Are We Having Children for The Right Reasons?

Recall the last time you took a biology class. Do you remember what Darwin recalled as the primary goal of life?

From an evolutionary perspective our bodies are programed to reproduce for genetic survival. In other words, we are biologically driven to have children.

Sex is fun, but it’s dangerous (when you’re not trying for a child). In his Metaphysics of Love the German philosopher, Arthur Schopenhauer states, “love determines nothing less than the establishment of the next generation.”

If our bodies are programmed to have children does that mean we actually want children?

The American Dream


I’m sure you’ve heard of this term before. Most people depict this concept as a happy married couple with children and a financially stable household. Society places an idea in our heads that the nuclear family generates happiness. Sometimes our loneliness creates thoughts like, “If only I had a spouse and children, then I’d be happy.”

There are people that have the american dream, but are deeply unhappy.

Those unhappy people may not have considered that family life does not come easy. Maintaining a romantic long-term relationship is not a walk in the park. Raising children is extremely difficult at times and an absolute financial burden.

Happily Ever After

Let’s think back to our favorite romantic fairy tale. The stories mainly center around obstacles the couple must face in order to be together. The tale concluded with the two lovers married with children. Happily Ever After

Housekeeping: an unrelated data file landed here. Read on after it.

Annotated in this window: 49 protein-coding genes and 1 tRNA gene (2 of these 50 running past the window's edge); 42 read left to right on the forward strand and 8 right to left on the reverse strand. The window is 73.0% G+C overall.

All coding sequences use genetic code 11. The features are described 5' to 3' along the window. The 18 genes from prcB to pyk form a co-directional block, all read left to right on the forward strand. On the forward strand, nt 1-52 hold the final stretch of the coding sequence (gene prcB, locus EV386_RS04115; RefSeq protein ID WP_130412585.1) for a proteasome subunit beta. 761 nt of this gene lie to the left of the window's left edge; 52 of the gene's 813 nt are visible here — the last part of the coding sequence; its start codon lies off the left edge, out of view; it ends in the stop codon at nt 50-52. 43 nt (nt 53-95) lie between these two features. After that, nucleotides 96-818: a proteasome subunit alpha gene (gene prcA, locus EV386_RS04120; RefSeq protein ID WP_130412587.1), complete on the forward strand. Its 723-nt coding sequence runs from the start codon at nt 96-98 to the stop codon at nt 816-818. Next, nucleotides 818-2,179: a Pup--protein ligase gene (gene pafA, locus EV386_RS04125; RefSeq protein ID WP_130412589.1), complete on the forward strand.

The western culture is exposed to the beginning of every beautiful relationship, but how do we maintain it?

Why Should we Have children?

After examining a few of the biases toward having children let’s go back to the main question: Are we having children for the right reasons?

We should recognize that there are some people in the world that abuse their power as a parent.

If your goal as a parent is to work hard to create a strong, caring, and motivated individual you are on the right path. If you just want children to fill a sadness in your life then reconsider your options. We cannot depend on our child to make us happy. They must only depend on us for the first few years of life.

We should also consider how financially burdening and time consuming children can be. Although our biological clock may be ticking, going into parenthood without a stable household and income is unproductive. This can also serve unbearable stress to you and your child. Raising someone in a demanding environment creates unimaginable risks to the child’s development.

Children are not a material item to add to a collection of nice things. Children are human beings that deserve to be cared for with love and patience. Parenting is not innate, social demands and culture change constantly. The previous generation’s child-rearing skills may not be as useful in our present day. We should think critically and expose ourselves to current findings on effective parenting.

We would be doing a great disservice to our children if we weren’t involved in their lives the way we need to be.


A. Waver



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